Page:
Though it’s full of common rom-com tropes that often get in the way of development, More than a married couplebut not lovers it has a habit of diving into deeper themes than most other cliché series. Many of the episodes so far have reflected on Akari’s struggle with confidence in Jiro’s lack of self-esteem. While Episode 7 also continues to explore the main character’s psyche, it also provides mature commentary on the school’s couples training program and the love triangle of none other than Akari’s usually giggly friends.
In response to Japan’s declining population, the school in the heart of More than a married couple has instituted a program that temporarily pairs students and requires them to live together as a married couple, earning points based on ability and the positive development of the relationship. Although this show serves as the series’ device to spark romance between the characters, it is obviously flawed and a medium for drama. While many rom-coms would only tackle their problematic premises as a means of breaking the fourth wall for humor’s sake, Akari’s friends actually tackle a major issue behind her school’s couples training program.
Sachi and Natsumi give Akari some sound advice.
Although they have always been big supporters of Akari’s crush on Minami Tenjin, Sachi and Natsumi note that she may have growing feelings for her marriage partner, Jiro. Being quite perceptive, they also notice the tension between Shiori and Jiro, so they decide to talk to Akari about it. Instead of encouraging her to forget about Jiro and continue pursuing Tenjin, Sachi and Natsumi understand Akari’s feelings, showing that they truly care for her and want her to be happy regardless of her preconceived ideas of her.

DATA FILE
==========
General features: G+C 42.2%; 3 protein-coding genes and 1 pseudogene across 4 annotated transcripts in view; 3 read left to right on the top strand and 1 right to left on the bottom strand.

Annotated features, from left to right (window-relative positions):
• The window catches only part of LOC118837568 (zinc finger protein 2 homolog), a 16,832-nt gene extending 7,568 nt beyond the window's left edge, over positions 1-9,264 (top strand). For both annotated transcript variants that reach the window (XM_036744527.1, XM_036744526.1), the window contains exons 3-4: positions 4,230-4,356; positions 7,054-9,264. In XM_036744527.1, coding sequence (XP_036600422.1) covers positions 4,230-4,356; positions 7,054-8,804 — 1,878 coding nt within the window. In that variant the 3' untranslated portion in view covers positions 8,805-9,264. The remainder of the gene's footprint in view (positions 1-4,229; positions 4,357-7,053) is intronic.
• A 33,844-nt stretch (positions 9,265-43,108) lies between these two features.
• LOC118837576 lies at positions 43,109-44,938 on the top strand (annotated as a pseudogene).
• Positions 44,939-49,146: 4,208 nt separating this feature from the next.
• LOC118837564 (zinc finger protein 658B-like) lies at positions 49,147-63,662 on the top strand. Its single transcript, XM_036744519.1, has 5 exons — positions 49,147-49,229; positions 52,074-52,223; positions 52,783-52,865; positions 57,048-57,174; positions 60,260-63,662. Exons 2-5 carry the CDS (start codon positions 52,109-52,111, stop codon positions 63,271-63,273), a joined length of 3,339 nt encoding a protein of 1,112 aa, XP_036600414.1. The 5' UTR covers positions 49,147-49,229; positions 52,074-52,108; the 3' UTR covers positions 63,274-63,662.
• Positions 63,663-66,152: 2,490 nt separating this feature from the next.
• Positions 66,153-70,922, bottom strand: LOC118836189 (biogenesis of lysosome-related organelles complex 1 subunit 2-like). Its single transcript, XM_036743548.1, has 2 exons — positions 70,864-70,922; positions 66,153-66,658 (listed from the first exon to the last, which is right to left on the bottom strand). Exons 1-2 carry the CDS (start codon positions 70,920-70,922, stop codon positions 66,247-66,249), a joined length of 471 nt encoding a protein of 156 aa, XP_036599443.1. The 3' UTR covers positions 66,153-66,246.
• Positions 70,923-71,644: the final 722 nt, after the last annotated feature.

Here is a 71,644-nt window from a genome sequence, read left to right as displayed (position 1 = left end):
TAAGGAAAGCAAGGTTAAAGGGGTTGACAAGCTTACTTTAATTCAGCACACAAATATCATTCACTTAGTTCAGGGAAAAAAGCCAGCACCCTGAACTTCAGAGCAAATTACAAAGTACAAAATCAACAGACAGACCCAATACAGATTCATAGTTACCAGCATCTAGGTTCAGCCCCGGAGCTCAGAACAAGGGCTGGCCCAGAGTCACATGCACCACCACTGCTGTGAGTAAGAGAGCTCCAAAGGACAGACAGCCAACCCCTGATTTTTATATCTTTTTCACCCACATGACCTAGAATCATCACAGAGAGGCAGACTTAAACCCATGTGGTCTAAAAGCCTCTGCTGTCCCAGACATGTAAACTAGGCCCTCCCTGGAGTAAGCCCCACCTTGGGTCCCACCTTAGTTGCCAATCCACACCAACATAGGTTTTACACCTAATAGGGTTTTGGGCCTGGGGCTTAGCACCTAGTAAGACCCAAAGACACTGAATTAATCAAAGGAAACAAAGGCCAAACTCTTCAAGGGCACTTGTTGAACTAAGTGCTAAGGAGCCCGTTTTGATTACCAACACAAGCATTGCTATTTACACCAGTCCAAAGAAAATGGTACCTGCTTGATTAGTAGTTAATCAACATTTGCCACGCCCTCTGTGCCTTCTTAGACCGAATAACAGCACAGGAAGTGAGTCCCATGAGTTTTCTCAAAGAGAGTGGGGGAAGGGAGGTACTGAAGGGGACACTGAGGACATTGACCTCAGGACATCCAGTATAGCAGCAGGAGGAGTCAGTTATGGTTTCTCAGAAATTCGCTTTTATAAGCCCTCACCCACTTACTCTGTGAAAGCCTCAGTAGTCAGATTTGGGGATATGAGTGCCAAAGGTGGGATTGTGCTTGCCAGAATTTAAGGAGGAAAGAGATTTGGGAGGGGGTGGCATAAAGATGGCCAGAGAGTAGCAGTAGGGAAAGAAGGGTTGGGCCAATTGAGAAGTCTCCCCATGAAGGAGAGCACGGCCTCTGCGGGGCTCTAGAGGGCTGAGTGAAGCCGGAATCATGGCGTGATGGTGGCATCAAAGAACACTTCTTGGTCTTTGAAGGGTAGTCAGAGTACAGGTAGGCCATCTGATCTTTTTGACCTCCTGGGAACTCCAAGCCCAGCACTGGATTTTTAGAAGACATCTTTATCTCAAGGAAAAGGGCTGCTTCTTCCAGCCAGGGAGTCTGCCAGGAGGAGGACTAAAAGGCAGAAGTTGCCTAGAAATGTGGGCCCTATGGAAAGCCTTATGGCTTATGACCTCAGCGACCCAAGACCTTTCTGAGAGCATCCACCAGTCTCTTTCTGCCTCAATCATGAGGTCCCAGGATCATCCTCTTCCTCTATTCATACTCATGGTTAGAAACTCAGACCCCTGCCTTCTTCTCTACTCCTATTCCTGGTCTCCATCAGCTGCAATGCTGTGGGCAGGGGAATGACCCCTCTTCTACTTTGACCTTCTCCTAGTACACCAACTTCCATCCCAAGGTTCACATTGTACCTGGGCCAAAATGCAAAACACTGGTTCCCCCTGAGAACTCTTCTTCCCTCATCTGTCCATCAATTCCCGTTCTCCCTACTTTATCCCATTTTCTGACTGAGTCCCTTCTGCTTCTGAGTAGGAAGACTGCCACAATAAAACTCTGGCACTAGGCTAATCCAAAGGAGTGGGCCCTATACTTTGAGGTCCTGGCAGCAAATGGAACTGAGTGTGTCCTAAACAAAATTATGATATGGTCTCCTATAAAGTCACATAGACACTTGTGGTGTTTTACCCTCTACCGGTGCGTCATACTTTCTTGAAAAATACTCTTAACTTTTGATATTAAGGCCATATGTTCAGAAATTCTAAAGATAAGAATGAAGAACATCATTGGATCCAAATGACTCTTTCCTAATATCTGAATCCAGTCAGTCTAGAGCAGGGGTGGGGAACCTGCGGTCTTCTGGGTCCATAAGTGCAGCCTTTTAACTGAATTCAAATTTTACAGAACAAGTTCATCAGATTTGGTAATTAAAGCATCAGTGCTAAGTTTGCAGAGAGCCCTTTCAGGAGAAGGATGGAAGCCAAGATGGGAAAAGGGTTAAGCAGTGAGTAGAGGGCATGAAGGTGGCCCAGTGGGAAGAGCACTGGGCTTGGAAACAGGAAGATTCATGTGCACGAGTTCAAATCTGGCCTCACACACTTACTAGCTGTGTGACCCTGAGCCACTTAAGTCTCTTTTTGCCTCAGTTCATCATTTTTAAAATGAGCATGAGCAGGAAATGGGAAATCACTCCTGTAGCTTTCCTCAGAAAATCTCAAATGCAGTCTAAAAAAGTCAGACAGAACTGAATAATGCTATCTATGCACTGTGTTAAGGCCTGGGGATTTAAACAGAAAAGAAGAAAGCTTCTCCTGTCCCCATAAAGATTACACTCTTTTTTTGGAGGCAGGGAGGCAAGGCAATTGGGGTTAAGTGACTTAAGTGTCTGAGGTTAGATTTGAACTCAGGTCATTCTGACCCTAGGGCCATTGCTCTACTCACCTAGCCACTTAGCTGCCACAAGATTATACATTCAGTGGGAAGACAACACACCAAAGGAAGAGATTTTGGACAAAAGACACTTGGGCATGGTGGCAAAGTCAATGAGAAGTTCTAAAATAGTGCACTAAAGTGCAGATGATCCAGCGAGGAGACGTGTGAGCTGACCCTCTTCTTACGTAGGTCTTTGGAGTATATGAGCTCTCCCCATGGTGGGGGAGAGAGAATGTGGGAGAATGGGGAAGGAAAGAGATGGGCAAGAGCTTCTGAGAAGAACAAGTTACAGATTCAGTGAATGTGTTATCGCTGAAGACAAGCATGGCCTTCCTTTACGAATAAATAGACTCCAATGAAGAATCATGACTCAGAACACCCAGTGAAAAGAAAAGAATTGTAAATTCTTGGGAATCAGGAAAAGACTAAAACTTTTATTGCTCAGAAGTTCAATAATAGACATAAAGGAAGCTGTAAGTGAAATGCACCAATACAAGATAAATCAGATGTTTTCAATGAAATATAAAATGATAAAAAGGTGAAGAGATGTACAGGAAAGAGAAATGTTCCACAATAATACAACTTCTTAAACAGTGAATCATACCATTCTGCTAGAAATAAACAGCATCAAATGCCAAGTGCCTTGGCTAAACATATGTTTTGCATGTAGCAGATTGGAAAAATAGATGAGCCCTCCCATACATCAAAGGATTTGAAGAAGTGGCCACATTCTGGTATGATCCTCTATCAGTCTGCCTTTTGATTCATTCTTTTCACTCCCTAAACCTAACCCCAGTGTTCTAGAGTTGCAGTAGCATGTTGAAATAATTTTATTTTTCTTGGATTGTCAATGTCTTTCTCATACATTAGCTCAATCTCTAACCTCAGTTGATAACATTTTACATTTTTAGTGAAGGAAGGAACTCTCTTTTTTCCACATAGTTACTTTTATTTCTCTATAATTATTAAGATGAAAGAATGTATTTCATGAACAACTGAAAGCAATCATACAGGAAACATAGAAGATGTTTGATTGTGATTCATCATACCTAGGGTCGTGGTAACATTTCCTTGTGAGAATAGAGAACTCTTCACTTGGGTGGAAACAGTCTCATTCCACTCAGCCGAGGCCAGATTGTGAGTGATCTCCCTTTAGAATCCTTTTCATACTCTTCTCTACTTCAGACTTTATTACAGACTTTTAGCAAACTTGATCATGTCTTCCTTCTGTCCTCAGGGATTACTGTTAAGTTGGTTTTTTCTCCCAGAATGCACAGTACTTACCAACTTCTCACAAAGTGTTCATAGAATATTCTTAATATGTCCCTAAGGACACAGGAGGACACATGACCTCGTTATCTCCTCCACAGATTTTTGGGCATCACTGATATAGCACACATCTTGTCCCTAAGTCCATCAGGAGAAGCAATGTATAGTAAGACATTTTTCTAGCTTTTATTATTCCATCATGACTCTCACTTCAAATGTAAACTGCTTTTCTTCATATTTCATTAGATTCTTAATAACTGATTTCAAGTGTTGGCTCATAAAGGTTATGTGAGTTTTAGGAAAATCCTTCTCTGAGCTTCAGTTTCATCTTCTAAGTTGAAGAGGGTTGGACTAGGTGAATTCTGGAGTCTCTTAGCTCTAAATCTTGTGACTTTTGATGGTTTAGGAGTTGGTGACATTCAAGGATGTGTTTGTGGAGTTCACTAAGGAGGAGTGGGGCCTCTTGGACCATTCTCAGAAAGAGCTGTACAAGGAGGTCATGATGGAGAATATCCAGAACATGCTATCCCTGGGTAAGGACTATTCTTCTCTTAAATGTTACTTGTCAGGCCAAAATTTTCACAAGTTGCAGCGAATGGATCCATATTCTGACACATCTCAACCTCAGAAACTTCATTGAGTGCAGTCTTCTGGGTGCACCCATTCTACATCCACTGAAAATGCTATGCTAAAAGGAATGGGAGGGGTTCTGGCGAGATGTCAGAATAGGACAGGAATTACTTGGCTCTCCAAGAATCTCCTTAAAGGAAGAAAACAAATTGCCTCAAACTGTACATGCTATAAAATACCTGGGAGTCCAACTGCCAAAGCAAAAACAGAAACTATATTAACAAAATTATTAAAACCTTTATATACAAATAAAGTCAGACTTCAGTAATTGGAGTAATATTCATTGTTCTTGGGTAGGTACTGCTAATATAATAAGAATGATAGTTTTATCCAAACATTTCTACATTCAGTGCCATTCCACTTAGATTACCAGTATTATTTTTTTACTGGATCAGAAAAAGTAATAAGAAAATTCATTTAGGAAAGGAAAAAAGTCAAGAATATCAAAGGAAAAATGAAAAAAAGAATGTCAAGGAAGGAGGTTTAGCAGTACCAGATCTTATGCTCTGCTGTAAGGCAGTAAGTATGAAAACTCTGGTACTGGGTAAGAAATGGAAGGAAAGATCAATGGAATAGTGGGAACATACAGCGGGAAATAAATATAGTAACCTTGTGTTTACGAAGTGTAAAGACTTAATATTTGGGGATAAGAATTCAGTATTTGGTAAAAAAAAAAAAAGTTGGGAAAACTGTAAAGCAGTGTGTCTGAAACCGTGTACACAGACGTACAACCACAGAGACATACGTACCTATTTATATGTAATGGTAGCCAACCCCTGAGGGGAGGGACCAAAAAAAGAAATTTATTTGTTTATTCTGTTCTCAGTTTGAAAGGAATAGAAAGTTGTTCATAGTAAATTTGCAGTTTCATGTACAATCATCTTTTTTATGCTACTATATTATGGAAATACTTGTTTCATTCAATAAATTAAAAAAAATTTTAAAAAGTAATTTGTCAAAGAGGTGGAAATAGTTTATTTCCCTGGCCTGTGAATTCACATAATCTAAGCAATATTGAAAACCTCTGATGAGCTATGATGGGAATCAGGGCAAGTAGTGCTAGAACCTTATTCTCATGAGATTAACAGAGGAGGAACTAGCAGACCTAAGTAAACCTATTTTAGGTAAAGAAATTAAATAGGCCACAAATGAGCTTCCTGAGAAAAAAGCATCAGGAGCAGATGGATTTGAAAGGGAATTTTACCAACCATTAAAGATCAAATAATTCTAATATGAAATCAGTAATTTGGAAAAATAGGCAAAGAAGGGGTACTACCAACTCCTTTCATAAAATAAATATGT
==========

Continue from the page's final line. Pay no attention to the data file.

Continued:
In addition to providing their support and concern, Sachi and Natsumi also give Akari some practical advice that has realistic implications about the weakness of her school’s training program. While expressing their realization that Akari might be developing feelings for Jiro, Akari’s friends suggest that the romantic tension between them might be a result of the two playing house and that Jiro might have treated any other couple the same. way. Although this may be hard for fans of the Akari and Jiro pairing to hear, it is truly realistic advice that addresses the possibility of students getting caught up in the mood of marriage practice and not truly understanding the feelings that build a marriage
Akari finds solace in Jiro after a failed date.
Sachi and Natsumi’s advice pushes Akari to consider her feelings for both Tenjin and Jiro. Although she seems to have fully realized that she cares for Jiro, Akari still struggles to move past her crush on Tenjin. Encouraged by words of encouragement from her friends, Akari prepares to meet Tenjin at a fireworks festival in the hope that sparks will fly. However, he doesn’t show up and Akari sees him with Shiori, leaving her heartbroken. In an emotional and romantic scene, Jiro shows how much he cares for Akari by leaving everything for her to find her when she calls him crying, hugging her and calling her name after talking about Akari’s emotions.
Neither Jiro nor Akari are officially confessing their feelings for each other, although the moment between them in Episode 8 would have been the perfect opportunity. However, the romance between them is palpable, and their trajectory is increasingly definitive. Earlier in the episode, Sachi mentions that Akari is easily swayed by how everyone around her is feeling and that she needs a decisive moment to push her into what she truly wants. If this statement is any foreshadowing, then Jiro and Akari’s tender exchange under the fireworks may have been that defining moment.
While some viewers may be frustrated by Akari and Jiro’s inability to move past their past crushes and fully commit to one another, Episode 8 provides insight into the realistic issues holding them back. More than a married couple he makes excellent use of his character development as well as supporting characters to convey his love triangle and the complicated feelings that naturally flow from the situation.